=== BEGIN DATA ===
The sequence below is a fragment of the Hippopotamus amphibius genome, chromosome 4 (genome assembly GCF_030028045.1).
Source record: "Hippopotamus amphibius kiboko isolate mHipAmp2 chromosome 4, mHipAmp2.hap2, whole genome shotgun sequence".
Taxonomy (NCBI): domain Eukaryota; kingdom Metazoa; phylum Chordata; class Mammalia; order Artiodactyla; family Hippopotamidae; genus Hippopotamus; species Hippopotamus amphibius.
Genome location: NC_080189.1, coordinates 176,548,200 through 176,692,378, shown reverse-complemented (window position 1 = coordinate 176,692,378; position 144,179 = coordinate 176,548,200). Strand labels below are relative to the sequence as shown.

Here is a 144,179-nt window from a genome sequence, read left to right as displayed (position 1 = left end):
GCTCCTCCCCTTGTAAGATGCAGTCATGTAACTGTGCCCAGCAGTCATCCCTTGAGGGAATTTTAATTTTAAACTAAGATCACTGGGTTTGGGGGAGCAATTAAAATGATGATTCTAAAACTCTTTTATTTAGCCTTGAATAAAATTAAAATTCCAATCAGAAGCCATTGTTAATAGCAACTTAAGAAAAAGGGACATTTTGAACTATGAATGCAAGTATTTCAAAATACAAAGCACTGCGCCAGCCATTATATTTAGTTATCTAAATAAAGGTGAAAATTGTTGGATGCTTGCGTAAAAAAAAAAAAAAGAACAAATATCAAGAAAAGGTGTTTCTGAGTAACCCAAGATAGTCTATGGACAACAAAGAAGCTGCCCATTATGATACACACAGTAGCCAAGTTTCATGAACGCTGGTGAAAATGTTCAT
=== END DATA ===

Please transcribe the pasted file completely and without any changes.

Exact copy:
The sequence below is a fragment of the Hippopotamus amphibius genome, chromosome 4 (genome assembly GCF_030028045.1).
Source record: "Hippopotamus amphibius kiboko isolate mHipAmp2 chromosome 4, mHipAmp2.hap2, whole genome shotgun sequence".
Taxonomy (NCBI): domain Eukaryota; kingdom Metazoa; phylum Chordata; class Mammalia; order Artiodactyla; family Hippopotamidae; genus Hippopotamus; species Hippopotamus amphibius.
Genome location: NC_080189.1, coordinates 176,548,200 through 176,692,378, shown reverse-complemented (window position 1 = coordinate 176,692,378; position 144,179 = coordinate 176,548,200). Strand labels below are relative to the sequence as shown.

Here is a 144,179-nt window from a genome sequence, read left to right as displayed (position 1 = left end):
GCTCCTCCCCTTGTAAGATGCAGTCATGTAACTGTGCCCAGCAGTCATCCCTTGAGGGAATTTTAATTTTAAACTAAGATCACTGGGTTTGGGGGAGCAATTAAAATGATGATTCTAAAACTCTTTTATTTAGCCTTGAATAAAATTAAAATTCCAATCAGAAGCCATTGTTAATAGCAACTTAAGAAAAAGGGACATTTTGAACTATGAATGCAAGTATTTCAAAATACAAAGCACTGCGCCAGCCATTATATTTAGTTATCTAAATAAAGGTGAAAATTGTTGGATGCTTGCGTAAAAAAAAAAAAAAGAACAAATATCAAGAAAAGGTGTTTCTGAGTAACCCAAGATAGTCTATGGACAACAAAGAAGCTGCCCATTATGATACACACAGTAGCCAAGTTTCATGAACGCTGGTGAAAATGTTCAT